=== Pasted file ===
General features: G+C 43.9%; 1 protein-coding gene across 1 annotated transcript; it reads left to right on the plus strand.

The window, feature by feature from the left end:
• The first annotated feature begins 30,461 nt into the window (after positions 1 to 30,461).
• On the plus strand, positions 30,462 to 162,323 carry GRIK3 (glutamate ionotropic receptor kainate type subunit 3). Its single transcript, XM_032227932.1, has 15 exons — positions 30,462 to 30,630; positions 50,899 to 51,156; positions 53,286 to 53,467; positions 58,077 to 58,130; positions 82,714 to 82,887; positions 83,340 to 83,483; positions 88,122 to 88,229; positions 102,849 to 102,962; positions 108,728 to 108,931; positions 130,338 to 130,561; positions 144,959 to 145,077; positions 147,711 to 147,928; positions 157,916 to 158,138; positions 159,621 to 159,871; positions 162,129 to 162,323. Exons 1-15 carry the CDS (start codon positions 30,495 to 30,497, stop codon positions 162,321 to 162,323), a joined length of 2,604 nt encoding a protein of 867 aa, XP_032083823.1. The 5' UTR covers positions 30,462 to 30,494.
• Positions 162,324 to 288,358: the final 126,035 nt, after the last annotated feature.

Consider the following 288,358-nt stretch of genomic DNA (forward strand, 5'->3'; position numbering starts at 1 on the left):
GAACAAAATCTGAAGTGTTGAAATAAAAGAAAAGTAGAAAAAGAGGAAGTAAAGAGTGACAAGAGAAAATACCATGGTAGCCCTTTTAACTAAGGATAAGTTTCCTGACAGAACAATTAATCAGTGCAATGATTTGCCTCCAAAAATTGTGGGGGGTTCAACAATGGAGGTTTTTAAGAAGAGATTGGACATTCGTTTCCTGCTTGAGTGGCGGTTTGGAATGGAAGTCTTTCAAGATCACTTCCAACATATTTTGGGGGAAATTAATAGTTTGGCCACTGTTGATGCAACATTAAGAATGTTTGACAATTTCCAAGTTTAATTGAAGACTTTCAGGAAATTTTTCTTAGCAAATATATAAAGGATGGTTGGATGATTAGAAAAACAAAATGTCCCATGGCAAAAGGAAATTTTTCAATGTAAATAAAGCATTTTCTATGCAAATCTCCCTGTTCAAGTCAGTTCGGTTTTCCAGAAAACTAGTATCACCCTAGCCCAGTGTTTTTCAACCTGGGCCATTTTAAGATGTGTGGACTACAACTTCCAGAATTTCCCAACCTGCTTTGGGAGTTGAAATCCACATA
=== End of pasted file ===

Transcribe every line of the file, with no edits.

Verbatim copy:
General features: G+C 43.9%; 1 protein-coding gene across 1 annotated transcript; it reads left to right on the plus strand.

The window, feature by feature from the left end:
• The first annotated feature begins 30,461 nt into the window (after positions 1 to 30,461).
• On the plus strand, positions 30,462 to 162,323 carry GRIK3 (glutamate ionotropic receptor kainate type subunit 3). Its single transcript, XM_032227932.1, has 15 exons — positions 30,462 to 30,630; positions 50,899 to 51,156; positions 53,286 to 53,467; positions 58,077 to 58,130; positions 82,714 to 82,887; positions 83,340 to 83,483; positions 88,122 to 88,229; positions 102,849 to 102,962; positions 108,728 to 108,931; positions 130,338 to 130,561; positions 144,959 to 145,077; positions 147,711 to 147,928; positions 157,916 to 158,138; positions 159,621 to 159,871; positions 162,129 to 162,323. Exons 1-15 carry the CDS (start codon positions 30,495 to 30,497, stop codon positions 162,321 to 162,323), a joined length of 2,604 nt encoding a protein of 867 aa, XP_032083823.1. The 5' UTR covers positions 30,462 to 30,494.
• Positions 162,324 to 288,358: the final 126,035 nt, after the last annotated feature.

Consider the following 288,358-nt stretch of genomic DNA (forward strand, 5'->3'; position numbering starts at 1 on the left):
GAACAAAATCTGAAGTGTTGAAATAAAAGAAAAGTAGAAAAAGAGGAAGTAAAGAGTGACAAGAGAAAATACCATGGTAGCCCTTTTAACTAAGGATAAGTTTCCTGACAGAACAATTAATCAGTGCAATGATTTGCCTCCAAAAATTGTGGGGGGTTCAACAATGGAGGTTTTTAAGAAGAGATTGGACATTCGTTTCCTGCTTGAGTGGCGGTTTGGAATGGAAGTCTTTCAAGATCACTTCCAACATATTTTGGGGGAAATTAATAGTTTGGCCACTGTTGATGCAACATTAAGAATGTTTGACAATTTCCAAGTTTAATTGAAGACTTTCAGGAAATTTTTCTTAGCAAATATATAAAGGATGGTTGGATGATTAGAAAAACAAAATGTCCCATGGCAAAAGGAAATTTTTCAATGTAAATAAAGCATTTTCTATGCAAATCTCCCTGTTCAAGTCAGTTCGGTTTTCCAGAAAACTAGTATCACCCTAGCCCAGTGTTTTTCAACCTGGGCCATTTTAAGATGTGTGGACTACAACTTCCAGAATTTCCCAACCTGCTTTGGGAGTTGAAATCCACATA